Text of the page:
Mon. Oct 2nd, 2023
    A Robotic “Dog” Helps Survey Cold War Weapons Testing Facilities

    A robotic “dog” has been utilized by the National Trust to survey two Cold War weapons testing facilities, marking a first for the organization. The buildings being surveyed are located at Orford Ness, Suffolk, which is now a national nature reserve but was formerly a military testing site. Due to safety concerns, the laboratories are closed to the public and staff, making it a challenge for the National Trust to access and record the important structures.

    The use of drones and a mobile robot, nicknamed Spot, developed by Boston Dynamics, allowed the National Trust to capture the size and geometry of the buildings. Colin Evison, from BAM Nuttall, the company operating the robot, explained that the goal was to survey the buildings without endangering human lives. The project is a collaboration between the National Trust, Historic England, BAM Nuttall, and University College London.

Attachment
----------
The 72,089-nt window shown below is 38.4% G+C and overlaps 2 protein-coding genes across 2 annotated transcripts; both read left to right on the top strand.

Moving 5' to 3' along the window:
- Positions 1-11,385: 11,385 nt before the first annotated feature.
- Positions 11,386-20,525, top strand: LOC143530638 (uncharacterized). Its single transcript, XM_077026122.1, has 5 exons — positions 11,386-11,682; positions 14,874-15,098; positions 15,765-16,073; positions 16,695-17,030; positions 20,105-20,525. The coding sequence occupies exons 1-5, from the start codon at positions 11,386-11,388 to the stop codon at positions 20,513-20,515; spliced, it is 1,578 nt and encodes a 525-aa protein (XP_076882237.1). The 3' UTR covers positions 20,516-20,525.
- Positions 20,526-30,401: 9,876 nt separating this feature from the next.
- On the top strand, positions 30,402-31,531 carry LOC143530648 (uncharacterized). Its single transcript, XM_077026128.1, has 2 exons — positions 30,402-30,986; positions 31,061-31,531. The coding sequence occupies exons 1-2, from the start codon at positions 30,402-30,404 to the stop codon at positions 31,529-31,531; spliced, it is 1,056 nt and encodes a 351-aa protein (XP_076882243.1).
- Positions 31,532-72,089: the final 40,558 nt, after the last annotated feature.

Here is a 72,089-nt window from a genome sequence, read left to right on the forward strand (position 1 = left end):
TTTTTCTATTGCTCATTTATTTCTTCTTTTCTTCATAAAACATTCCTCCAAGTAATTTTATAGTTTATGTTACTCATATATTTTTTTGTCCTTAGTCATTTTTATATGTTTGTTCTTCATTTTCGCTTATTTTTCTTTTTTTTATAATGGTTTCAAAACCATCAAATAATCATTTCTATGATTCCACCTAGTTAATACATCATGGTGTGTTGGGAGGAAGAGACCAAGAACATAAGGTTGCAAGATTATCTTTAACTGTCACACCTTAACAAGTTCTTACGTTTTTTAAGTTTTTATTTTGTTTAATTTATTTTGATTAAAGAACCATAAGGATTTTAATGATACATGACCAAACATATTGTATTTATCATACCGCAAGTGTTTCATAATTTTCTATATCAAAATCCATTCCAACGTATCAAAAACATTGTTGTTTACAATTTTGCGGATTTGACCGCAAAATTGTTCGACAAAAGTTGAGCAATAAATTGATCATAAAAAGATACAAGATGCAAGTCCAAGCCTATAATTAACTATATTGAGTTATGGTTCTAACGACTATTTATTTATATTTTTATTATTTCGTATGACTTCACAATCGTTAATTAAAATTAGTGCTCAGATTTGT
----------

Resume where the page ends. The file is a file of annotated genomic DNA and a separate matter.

The laboratories, known as pagodas, were constructed in 1960 and were utilized as test cells for conducting environmental tests on the atomic bomb. These tests were designed to simulate the conditions that a weapon might undergo before detonation, including vibrations, extreme temperatures, shocks, and G forces. The structures were built with a shingle top to absorb and dissipate energy in the event of a catastrophic explosion. While the tests did not involve nuclear materials, failures during the testing process could have resulted in disastrous consequences.

    The use of robotics and drones allows for detailed surveys of the buildings without endangering human lives. Additionally, the data collected will be used to create virtual recreations of the structures, allowing people to experience the interiors of these historically significant buildings. This technology provides a means for accessing and recording buildings that are otherwise inaccessible, preserving their history for future generations.

    Sources: National Trust, BAM Nuttall